So what can your charity do to protect itself against scrutiny?  The answer is simple – follow the procedures set forth in the Treasury Regulations!  (more…)


Percentage or Commission-Based Compensation

Often times a charity cannot afford to hire a professional fundraiser.  In addition, many fundraisers desire to be paid a commission based on a percentage of the revenues that they raise.  Therefore, offering a commission for fundraising services is often perceived as a “win-win” situation.  Before entering into any arrangement, however, a charity must consider certain limitations on so-called percentage or commission-based compensation under the federal income tax laws, including the private inurement, private benefit, and excess benefit / intermediate sanctions rules.  To avoid application of these rules, the commission, as well as the fundraiser’s total compensation (including the commission and any other compensation) must be reasonable.  For example, commissions must be paid for services actually rendered and commensurate with the services rendered.  The IRS has also suggested that a ceiling or cap on the maximum amount of compensation is an important factor to ensure that commission-based compensation is reasonable.  Commission-based compensation based on the achievement of charitable objectives or established to serve a business purpose of the charity is preferable to compensation merely paid based on gross revenues.  It is also worth noting, although state laws limiting fundraising commissions have been struck down, professional fundraising associations generally limit or even prohibit commissions based on revenues for their members on the basis that such commissions are harmful to relationships between the donor and the charity and detrimental to the financial health of the charity.  In conclusion, before paying a fundraiser percentage or commission-based compensation, the charity must consider these laws and should consider consulting an experienced advisor to help them work through these issues.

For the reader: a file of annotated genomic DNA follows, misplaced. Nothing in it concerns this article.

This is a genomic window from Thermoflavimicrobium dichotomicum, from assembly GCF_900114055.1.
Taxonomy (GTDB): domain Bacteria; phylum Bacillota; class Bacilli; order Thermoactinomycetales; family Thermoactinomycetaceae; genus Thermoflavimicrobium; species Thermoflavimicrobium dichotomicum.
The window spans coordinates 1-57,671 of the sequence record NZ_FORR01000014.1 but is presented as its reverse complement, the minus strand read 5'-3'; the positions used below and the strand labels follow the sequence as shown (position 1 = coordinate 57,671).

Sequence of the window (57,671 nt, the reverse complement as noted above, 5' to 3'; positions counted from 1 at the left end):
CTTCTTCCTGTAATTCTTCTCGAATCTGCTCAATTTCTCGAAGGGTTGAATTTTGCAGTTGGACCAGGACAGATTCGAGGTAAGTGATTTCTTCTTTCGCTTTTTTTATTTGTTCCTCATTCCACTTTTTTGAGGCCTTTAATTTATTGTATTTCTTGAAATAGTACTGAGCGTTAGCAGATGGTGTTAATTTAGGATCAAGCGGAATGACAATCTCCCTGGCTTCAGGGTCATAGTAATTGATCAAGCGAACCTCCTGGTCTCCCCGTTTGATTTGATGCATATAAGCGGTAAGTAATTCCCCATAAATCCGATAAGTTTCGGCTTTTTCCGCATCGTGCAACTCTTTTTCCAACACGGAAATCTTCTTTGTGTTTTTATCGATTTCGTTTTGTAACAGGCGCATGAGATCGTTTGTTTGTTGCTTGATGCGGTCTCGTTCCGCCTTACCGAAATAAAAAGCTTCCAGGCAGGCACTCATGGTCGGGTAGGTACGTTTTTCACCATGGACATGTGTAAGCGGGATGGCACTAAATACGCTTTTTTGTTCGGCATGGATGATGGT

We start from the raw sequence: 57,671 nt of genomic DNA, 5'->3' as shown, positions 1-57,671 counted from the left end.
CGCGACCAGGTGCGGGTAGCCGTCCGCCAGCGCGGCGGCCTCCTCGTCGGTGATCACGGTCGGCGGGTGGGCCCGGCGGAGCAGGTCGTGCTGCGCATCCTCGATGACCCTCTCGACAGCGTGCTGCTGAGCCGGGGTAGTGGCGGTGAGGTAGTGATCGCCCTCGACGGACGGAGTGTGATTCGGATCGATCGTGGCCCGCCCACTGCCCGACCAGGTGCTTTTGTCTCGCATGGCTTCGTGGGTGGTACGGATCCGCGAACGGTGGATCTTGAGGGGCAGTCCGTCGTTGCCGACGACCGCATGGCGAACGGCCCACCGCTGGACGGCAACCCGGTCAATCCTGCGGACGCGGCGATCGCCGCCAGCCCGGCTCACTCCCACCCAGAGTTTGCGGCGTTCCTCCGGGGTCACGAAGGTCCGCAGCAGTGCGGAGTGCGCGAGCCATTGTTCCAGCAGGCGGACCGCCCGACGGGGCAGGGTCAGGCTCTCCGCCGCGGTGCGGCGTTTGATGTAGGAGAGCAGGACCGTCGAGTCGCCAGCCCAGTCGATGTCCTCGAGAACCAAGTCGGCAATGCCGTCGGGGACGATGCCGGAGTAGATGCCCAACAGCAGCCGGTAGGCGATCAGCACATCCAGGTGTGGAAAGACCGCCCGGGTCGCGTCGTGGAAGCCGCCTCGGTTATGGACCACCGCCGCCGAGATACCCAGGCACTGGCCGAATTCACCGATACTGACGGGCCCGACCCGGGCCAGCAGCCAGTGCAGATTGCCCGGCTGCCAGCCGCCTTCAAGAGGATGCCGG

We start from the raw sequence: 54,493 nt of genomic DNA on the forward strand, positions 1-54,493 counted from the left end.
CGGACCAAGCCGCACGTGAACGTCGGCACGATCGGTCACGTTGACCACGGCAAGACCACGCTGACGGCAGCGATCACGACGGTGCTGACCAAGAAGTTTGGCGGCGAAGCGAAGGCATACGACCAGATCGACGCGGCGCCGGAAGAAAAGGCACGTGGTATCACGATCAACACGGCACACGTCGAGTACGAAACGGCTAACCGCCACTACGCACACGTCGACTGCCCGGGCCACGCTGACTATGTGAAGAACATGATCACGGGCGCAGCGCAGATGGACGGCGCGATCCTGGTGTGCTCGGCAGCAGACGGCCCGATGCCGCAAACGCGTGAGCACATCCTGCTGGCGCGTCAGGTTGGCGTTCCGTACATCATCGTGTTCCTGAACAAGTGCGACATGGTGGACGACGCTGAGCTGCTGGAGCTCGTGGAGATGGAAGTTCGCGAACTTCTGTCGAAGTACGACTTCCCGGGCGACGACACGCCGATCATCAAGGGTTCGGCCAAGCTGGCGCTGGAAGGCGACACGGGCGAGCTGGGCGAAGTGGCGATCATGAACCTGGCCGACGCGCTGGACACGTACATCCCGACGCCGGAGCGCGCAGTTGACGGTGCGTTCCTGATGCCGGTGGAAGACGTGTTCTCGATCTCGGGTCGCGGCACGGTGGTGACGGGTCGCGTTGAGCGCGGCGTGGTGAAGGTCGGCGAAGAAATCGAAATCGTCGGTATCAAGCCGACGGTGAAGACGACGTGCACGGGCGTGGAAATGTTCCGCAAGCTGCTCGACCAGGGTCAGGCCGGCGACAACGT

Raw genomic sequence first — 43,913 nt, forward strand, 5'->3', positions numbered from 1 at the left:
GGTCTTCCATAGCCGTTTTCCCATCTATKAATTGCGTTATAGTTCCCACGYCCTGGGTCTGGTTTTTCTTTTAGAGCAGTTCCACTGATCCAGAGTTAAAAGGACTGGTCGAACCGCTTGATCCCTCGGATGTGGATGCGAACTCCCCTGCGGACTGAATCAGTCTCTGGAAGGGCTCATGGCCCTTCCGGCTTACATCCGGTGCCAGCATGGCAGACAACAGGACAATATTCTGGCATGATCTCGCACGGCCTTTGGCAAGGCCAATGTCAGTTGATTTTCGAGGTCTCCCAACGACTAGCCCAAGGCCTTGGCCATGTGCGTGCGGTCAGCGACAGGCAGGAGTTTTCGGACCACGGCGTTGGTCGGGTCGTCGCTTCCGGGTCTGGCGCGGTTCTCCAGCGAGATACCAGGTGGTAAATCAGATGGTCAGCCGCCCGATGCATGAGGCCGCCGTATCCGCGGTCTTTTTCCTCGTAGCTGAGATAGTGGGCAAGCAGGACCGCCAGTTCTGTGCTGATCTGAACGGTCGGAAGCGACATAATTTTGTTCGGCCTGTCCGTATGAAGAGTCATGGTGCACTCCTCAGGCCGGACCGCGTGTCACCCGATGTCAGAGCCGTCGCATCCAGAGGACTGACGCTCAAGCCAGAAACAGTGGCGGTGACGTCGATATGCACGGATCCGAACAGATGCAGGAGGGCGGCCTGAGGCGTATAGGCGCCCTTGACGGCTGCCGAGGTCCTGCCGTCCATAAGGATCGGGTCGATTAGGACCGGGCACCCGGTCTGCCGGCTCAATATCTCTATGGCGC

Change Your Activities? Don’t Forget to Tell the IRS

When a charity significantly expands or changes its activities, it must inform the IRS by disclosing the activities on its next filed Form 990.  The Form 990 includes questions regarding whether the filing charity has undertaken any significant activities not listed on a prior Form 990, whether the charity ceased conducting, or made significant changes in how it conducts any activities, and requires the charity to describe the changes in an attached schedule. The Form 990 also asks whether the charity made any significant changes to its articles or bylaws, and requires such documents be included with the Form 990.  Although disclosing the changes on the next Form 990 satisfies a charity’s obligation to update the IRS, it does not provide any comfort that the new activities do not jeopardize the charity’s exempt status because there is no guaranty any IRS agent will review (or approve) such changes.